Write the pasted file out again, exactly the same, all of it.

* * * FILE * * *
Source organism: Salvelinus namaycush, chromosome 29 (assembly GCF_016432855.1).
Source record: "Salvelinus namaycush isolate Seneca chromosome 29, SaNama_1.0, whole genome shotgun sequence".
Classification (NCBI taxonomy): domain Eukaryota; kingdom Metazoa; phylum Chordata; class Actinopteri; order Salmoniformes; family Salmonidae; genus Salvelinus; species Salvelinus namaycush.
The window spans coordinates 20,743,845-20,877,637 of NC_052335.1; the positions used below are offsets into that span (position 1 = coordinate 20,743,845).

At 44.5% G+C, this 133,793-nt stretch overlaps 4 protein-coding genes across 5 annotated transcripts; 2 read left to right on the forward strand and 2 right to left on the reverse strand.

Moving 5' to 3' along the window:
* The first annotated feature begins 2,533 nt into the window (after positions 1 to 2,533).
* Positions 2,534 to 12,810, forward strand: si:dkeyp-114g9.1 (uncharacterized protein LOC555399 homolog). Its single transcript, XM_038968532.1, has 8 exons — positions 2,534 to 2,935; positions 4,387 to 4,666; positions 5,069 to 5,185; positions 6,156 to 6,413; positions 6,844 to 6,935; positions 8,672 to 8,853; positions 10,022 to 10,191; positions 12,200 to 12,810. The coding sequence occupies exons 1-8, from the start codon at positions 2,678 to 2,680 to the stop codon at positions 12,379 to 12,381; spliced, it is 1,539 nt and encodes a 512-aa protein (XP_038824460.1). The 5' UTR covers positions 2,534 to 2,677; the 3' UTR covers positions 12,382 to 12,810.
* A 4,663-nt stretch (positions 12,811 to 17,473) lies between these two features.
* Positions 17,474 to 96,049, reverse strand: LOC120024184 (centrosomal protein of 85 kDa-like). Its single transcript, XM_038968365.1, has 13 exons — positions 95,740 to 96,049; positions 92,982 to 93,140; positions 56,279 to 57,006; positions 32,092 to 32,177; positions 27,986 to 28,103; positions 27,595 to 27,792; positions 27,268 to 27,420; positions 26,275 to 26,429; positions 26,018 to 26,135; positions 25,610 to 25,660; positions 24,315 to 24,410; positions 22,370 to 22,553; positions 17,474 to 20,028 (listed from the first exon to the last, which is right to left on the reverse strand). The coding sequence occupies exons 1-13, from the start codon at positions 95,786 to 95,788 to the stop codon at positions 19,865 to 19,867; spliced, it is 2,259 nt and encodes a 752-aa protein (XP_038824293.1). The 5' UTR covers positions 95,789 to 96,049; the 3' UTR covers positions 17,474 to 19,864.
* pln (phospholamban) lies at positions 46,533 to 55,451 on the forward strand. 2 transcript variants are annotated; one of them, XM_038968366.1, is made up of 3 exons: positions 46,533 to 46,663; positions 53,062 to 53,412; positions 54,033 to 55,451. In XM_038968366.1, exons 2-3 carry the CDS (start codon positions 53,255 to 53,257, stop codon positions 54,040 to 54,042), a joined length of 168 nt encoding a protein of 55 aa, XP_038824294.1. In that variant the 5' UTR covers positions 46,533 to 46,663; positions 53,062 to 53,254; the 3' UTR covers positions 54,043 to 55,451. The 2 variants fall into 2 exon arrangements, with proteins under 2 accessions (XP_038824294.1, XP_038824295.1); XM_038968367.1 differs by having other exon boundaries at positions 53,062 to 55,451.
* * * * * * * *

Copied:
Source organism: Salvelinus namaycush, chromosome 29 (assembly GCF_016432855.1).
Source record: "Salvelinus namaycush isolate Seneca chromosome 29, SaNama_1.0, whole genome shotgun sequence".
Classification (NCBI taxonomy): domain Eukaryota; kingdom Metazoa; phylum Chordata; class Actinopteri; order Salmoniformes; family Salmonidae; genus Salvelinus; species Salvelinus namaycush.
The window spans coordinates 20,743,845-20,877,637 of NC_052335.1; the positions used below are offsets into that span (position 1 = coordinate 20,743,845).

At 44.5% G+C, this 133,793-nt stretch overlaps 4 protein-coding genes across 5 annotated transcripts; 2 read left to right on the forward strand and 2 right to left on the reverse strand.

Moving 5' to 3' along the window:
* The first annotated feature begins 2,533 nt into the window (after positions 1 to 2,533).
* Positions 2,534 to 12,810, forward strand: si:dkeyp-114g9.1 (uncharacterized protein LOC555399 homolog). Its single transcript, XM_038968532.1, has 8 exons — positions 2,534 to 2,935; positions 4,387 to 4,666; positions 5,069 to 5,185; positions 6,156 to 6,413; positions 6,844 to 6,935; positions 8,672 to 8,853; positions 10,022 to 10,191; positions 12,200 to 12,810. The coding sequence occupies exons 1-8, from the start codon at positions 2,678 to 2,680 to the stop codon at positions 12,379 to 12,381; spliced, it is 1,539 nt and encodes a 512-aa protein (XP_038824460.1). The 5' UTR covers positions 2,534 to 2,677; the 3' UTR covers positions 12,382 to 12,810.
* A 4,663-nt stretch (positions 12,811 to 17,473) lies between these two features.
* Positions 17,474 to 96,049, reverse strand: LOC120024184 (centrosomal protein of 85 kDa-like). Its single transcript, XM_038968365.1, has 13 exons — positions 95,740 to 96,049; positions 92,982 to 93,140; positions 56,279 to 57,006; positions 32,092 to 32,177; positions 27,986 to 28,103; positions 27,595 to 27,792; positions 27,268 to 27,420; positions 26,275 to 26,429; positions 26,018 to 26,135; positions 25,610 to 25,660; positions 24,315 to 24,410; positions 22,370 to 22,553; positions 17,474 to 20,028 (listed from the first exon to the last, which is right to left on the reverse strand). The coding sequence occupies exons 1-13, from the start codon at positions 95,786 to 95,788 to the stop codon at positions 19,865 to 19,867; spliced, it is 2,259 nt and encodes a 752-aa protein (XP_038824293.1). The 5' UTR covers positions 95,789 to 96,049; the 3' UTR covers positions 17,474 to 19,864.
* pln (phospholamban) lies at positions 46,533 to 55,451 on the forward strand. 2 transcript variants are annotated; one of them, XM_038968366.1, is made up of 3 exons: positions 46,533 to 46,663; positions 53,062 to 53,412; positions 54,033 to 55,451. In XM_038968366.1, exons 2-3 carry the CDS (start codon positions 53,255 to 53,257, stop codon positions 54,040 to 54,042), a joined length of 168 nt encoding a protein of 55 aa, XP_038824294.1. In that variant the 5' UTR covers positions 46,533 to 46,663; positions 53,062 to 53,254; the 3' UTR covers positions 54,043 to 55,451. The 2 variants fall into 2 exon arrangements, with proteins under 2 accessions (XP_038824294.1, XP_038824295.1); XM_038968367.1 differs by having other exon boundaries at positions 53,062 to 55,451.